Survival statistics for pancreatic cancer

Survival statistics for pancreatic cancer are very general estimates and must be interpreted very carefully. Because these statistics are based on the experience of groups of people, they cannot be used to predict a particular person’s chances of survival.

There are many different ways to measure and report cancer survival statistics. Your doctor can explain the statistics for pancreatic cancer and what they mean to you.

Net survival

Net survival represents the probability of surviving cancer in the absence of other causes of death. It is used to give an estimate of the percentage of people who will survive their cancer.

In Canada, the 5-year net survival for pancreatic cancer is 10%. This means that about 10% of people diagnosed with pancreatic cancer will survive for at least 5 years.

Survival by stage

Survival varies with each stage of pancreatic cancer.

  • Pancreatic cancer usually grows quickly and has a poor prognosis.
  • Generally, the earlier pancreatic cancer is diagnosed and treated, the better the outcome.
  • Often pancreatic cancer is not found until it is at an advanced stage, where the tumour has spread or cannot be removed with surgery, which can make it somewhat more difficult to treat.
  • Pancreatic cancer often comes back after treatment (recurs) even after it is completely removed with surgery.

Survival by stage for pancreatic cancer is reported as 5-year observed survival. Observed survival is the percentage of people with a particular cancer who are alive at a certain point in time. Observed survival does not consider the cause of death, so the people who are not alive 5 years after their diagnosis could have died from cancer or another cause.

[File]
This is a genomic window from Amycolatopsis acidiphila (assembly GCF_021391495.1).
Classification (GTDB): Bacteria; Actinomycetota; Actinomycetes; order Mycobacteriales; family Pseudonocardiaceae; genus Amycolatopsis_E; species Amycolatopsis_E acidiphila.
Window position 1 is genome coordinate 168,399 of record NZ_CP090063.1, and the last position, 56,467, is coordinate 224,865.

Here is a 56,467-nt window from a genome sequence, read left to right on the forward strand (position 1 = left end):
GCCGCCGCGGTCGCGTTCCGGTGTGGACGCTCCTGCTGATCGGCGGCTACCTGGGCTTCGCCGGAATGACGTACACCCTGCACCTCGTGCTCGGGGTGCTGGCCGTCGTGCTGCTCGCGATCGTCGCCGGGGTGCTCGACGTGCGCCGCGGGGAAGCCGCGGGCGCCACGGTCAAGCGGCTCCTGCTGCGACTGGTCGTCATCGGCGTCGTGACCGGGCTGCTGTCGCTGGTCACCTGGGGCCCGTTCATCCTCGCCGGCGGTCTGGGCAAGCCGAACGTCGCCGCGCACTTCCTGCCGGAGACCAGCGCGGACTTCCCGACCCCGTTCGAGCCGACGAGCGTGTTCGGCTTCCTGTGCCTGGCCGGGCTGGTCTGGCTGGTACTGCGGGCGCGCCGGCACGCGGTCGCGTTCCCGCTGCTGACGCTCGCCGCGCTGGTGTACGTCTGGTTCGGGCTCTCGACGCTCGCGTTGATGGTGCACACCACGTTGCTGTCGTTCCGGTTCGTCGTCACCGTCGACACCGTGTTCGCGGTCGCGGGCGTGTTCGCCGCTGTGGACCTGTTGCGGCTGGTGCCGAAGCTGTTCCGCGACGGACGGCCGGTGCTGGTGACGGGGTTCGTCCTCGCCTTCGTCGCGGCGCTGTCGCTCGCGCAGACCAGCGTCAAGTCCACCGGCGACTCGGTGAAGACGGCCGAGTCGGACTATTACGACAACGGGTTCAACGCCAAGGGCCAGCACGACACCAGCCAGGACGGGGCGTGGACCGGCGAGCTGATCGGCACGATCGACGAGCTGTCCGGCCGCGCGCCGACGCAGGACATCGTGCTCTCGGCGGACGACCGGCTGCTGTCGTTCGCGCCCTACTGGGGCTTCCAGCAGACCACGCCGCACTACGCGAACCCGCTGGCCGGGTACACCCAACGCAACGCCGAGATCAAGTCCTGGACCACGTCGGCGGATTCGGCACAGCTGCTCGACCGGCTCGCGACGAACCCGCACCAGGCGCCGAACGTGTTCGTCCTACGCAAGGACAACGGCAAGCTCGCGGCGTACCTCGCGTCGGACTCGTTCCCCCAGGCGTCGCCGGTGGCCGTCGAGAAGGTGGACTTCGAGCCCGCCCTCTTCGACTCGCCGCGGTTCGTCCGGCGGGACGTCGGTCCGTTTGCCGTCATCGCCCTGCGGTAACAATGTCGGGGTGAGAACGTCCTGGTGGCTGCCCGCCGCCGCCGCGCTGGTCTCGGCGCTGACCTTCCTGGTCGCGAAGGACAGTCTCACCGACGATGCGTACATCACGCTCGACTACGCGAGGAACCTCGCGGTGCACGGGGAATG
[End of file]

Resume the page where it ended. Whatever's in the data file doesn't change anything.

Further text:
There are no specific Canadian statistics available for the different stages of pancreatic cancer. The following information comes from a variety of sources. It may include statistics from other countries that are likely to have similar outcomes as in Canada.

Pancreatic cancer survival


5-year observed survival


15% to 20%

Locally advanced




Questions about survival

Talk to your doctor about your prognosis. A prognosis depends on many factors, including:

  • your health history
  • the type of cancer
  • the stage
  • certain characteristics of the cancer
  • the treatments chosen
  • how the cancer responds to treatment

Only a doctor familiar with these factors can put all of this information together with survival statistics to arrive at a prognosis.

Expert review and references

  • American Cancer Society. Pancreatic Cancer. 2016.
  • Canadian Cancer Statistics Advisory Committee . Canadian Cancer Statistics 2019 . Toronto, ON : Canadian Cancer Society ; 2019 :
  • Pancreatic cancer. Cancer Research UK. CancerHelp UK. Cancer Research UK; 2012.
  • Dragovich, T . Pancreatic cancer. Omaha: eMedicine, Inc; 2013.
  • Canadian Cancer Statistics Advisory Committee. Canadian Cancer Statistics 2021. Canadian Cancer Society; 2021.

Medical disclaimer

The information that the Canadian Cancer Society provides does not replace your relationship with your doctor. The information is for your general use, so be sure to talk to a qualified healthcare professional before making medical decisions or if you have questions about your health.

We do our best to make sure that the information we provide is accurate and reliable but cannot guarantee that it is error-free or complete.

The Canadian Cancer Society is not responsible for the quality of the information or services provided by other organizations and mentioned on, nor do we endorse any service, product, treatment or therapy.

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